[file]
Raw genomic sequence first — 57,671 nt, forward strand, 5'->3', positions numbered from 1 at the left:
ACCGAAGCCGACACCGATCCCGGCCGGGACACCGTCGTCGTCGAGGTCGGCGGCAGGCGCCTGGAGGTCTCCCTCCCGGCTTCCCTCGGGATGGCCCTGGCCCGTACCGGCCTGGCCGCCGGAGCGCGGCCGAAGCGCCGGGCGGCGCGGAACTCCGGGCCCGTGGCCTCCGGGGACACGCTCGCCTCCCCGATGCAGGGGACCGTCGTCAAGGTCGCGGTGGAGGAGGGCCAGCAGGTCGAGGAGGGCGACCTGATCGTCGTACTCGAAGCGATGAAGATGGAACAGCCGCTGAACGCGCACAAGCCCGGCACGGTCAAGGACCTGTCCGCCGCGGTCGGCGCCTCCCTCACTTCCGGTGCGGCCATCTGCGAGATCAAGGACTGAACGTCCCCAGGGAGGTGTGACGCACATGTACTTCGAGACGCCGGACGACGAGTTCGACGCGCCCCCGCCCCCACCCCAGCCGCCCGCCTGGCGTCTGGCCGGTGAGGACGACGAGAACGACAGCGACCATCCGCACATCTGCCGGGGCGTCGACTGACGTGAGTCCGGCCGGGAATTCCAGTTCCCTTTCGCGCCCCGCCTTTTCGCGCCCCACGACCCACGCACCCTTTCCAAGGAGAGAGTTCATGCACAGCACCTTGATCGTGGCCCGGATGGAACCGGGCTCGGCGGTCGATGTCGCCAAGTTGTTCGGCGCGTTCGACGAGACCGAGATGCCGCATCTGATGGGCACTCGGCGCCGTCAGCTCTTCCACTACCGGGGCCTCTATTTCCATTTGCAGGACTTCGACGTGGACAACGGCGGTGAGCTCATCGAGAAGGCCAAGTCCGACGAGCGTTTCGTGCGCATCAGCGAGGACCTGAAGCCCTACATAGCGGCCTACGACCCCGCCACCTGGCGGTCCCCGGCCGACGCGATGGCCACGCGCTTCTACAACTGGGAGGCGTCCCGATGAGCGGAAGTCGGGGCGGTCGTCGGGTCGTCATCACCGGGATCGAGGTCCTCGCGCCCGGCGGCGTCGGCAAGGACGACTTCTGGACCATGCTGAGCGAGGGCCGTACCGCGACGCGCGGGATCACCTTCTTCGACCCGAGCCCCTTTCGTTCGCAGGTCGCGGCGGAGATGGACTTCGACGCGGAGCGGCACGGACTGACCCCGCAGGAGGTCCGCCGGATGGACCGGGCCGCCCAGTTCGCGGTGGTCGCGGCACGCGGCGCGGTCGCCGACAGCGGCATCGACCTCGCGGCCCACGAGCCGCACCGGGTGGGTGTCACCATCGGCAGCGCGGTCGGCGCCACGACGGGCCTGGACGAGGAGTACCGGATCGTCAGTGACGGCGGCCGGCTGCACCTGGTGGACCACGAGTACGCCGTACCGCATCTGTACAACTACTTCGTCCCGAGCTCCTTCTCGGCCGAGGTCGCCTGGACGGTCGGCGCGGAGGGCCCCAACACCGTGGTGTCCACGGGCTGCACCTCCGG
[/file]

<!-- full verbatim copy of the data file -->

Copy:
Raw genomic sequence first — 57,671 nt, forward strand, 5'->3', positions numbered from 1 at the left:
ACCGAAGCCGACACCGATCCCGGCCGGGACACCGTCGTCGTCGAGGTCGGCGGCAGGCGCCTGGAGGTCTCCCTCCCGGCTTCCCTCGGGATGGCCCTGGCCCGTACCGGCCTGGCCGCCGGAGCGCGGCCGAAGCGCCGGGCGGCGCGGAACTCCGGGCCCGTGGCCTCCGGGGACACGCTCGCCTCCCCGATGCAGGGGACCGTCGTCAAGGTCGCGGTGGAGGAGGGCCAGCAGGTCGAGGAGGGCGACCTGATCGTCGTACTCGAAGCGATGAAGATGGAACAGCCGCTGAACGCGCACAAGCCCGGCACGGTCAAGGACCTGTCCGCCGCGGTCGGCGCCTCCCTCACTTCCGGTGCGGCCATCTGCGAGATCAAGGACTGAACGTCCCCAGGGAGGTGTGACGCACATGTACTTCGAGACGCCGGACGACGAGTTCGACGCGCCCCCGCCCCCACCCCAGCCGCCCGCCTGGCGTCTGGCCGGTGAGGACGACGAGAACGACAGCGACCATCCGCACATCTGCCGGGGCGTCGACTGACGTGAGTCCGGCCGGGAATTCCAGTTCCCTTTCGCGCCCCGCCTTTTCGCGCCCCACGACCCACGCACCCTTTCCAAGGAGAGAGTTCATGCACAGCACCTTGATCGTGGCCCGGATGGAACCGGGCTCGGCGGTCGATGTCGCCAAGTTGTTCGGCGCGTTCGACGAGACCGAGATGCCGCATCTGATGGGCACTCGGCGCCGTCAGCTCTTCCACTACCGGGGCCTCTATTTCCATTTGCAGGACTTCGACGTGGACAACGGCGGTGAGCTCATCGAGAAGGCCAAGTCCGACGAGCGTTTCGTGCGCATCAGCGAGGACCTGAAGCCCTACATAGCGGCCTACGACCCCGCCACCTGGCGGTCCCCGGCCGACGCGATGGCCACGCGCTTCTACAACTGGGAGGCGTCCCGATGAGCGGAAGTCGGGGCGGTCGTCGGGTCGTCATCACCGGGATCGAGGTCCTCGCGCCCGGCGGCGTCGGCAAGGACGACTTCTGGACCATGCTGAGCGAGGGCCGTACCGCGACGCGCGGGATCACCTTCTTCGACCCGAGCCCCTTTCGTTCGCAGGTCGCGGCGGAGATGGACTTCGACGCGGAGCGGCACGGACTGACCCCGCAGGAGGTCCGCCGGATGGACCGGGCCGCCCAGTTCGCGGTGGTCGCGGCACGCGGCGCGGTCGCCGACAGCGGCATCGACCTCGCGGCCCACGAGCCGCACCGGGTGGGTGTCACCATCGGCAGCGCGGTCGGCGCCACGACGGGCCTGGACGAGGAGTACCGGATCGTCAGTGACGGCGGCCGGCTGCACCTGGTGGACCACGAGTACGCCGTACCGCATCTGTACAACTACTTCGTCCCGAGCTCCTTCTCGGCCGAGGTCGCCTGGACGGTCGGCGCGGAGGGCCCCAACACCGTGGTGTCCACGGGCTGCACCTCCGG